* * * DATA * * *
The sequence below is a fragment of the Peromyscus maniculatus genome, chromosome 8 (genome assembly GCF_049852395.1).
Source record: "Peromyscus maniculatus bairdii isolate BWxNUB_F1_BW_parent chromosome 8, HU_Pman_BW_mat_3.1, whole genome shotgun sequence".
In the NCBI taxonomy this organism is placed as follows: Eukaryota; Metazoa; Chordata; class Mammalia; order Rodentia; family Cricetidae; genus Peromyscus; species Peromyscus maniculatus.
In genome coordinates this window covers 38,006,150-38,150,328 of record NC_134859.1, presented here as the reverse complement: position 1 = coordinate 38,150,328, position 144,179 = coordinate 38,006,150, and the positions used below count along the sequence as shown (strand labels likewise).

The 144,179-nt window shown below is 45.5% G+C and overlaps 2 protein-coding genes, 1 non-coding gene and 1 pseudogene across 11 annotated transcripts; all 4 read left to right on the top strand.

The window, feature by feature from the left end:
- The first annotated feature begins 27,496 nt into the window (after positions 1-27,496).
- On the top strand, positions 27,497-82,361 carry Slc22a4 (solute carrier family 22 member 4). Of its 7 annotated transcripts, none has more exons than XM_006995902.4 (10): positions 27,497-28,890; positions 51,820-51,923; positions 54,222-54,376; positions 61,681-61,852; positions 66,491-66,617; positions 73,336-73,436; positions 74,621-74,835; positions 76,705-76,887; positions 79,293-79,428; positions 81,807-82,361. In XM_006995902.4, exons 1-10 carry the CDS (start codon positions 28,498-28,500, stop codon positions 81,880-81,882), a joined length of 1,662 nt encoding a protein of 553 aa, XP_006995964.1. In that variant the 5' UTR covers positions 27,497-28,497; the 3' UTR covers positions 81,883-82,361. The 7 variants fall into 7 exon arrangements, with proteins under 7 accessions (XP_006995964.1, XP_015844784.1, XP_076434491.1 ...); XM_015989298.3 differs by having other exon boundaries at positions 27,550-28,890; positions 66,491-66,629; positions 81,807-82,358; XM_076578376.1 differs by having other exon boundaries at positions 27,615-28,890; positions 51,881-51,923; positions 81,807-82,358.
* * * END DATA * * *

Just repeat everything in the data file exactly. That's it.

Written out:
The sequence below is a fragment of the Peromyscus maniculatus genome, chromosome 8 (genome assembly GCF_049852395.1).
Source record: "Peromyscus maniculatus bairdii isolate BWxNUB_F1_BW_parent chromosome 8, HU_Pman_BW_mat_3.1, whole genome shotgun sequence".
In the NCBI taxonomy this organism is placed as follows: Eukaryota; Metazoa; Chordata; class Mammalia; order Rodentia; family Cricetidae; genus Peromyscus; species Peromyscus maniculatus.
In genome coordinates this window covers 38,006,150-38,150,328 of record NC_134859.1, presented here as the reverse complement: position 1 = coordinate 38,150,328, position 144,179 = coordinate 38,006,150, and the positions used below count along the sequence as shown (strand labels likewise).

The 144,179-nt window shown below is 45.5% G+C and overlaps 2 protein-coding genes, 1 non-coding gene and 1 pseudogene across 11 annotated transcripts; all 4 read left to right on the top strand.

The window, feature by feature from the left end:
- The first annotated feature begins 27,496 nt into the window (after positions 1-27,496).
- On the top strand, positions 27,497-82,361 carry Slc22a4 (solute carrier family 22 member 4). Of its 7 annotated transcripts, none has more exons than XM_006995902.4 (10): positions 27,497-28,890; positions 51,820-51,923; positions 54,222-54,376; positions 61,681-61,852; positions 66,491-66,617; positions 73,336-73,436; positions 74,621-74,835; positions 76,705-76,887; positions 79,293-79,428; positions 81,807-82,361. In XM_006995902.4, exons 1-10 carry the CDS (start codon positions 28,498-28,500, stop codon positions 81,880-81,882), a joined length of 1,662 nt encoding a protein of 553 aa, XP_006995964.1. In that variant the 5' UTR covers positions 27,497-28,497; the 3' UTR covers positions 81,883-82,361. The 7 variants fall into 7 exon arrangements, with proteins under 7 accessions (XP_006995964.1, XP_015844784.1, XP_076434491.1 ...); XM_015989298.3 differs by having other exon boundaries at positions 27,550-28,890; positions 66,491-66,629; positions 81,807-82,358; XM_076578376.1 differs by having other exon boundaries at positions 27,615-28,890; positions 51,881-51,923; positions 81,807-82,358.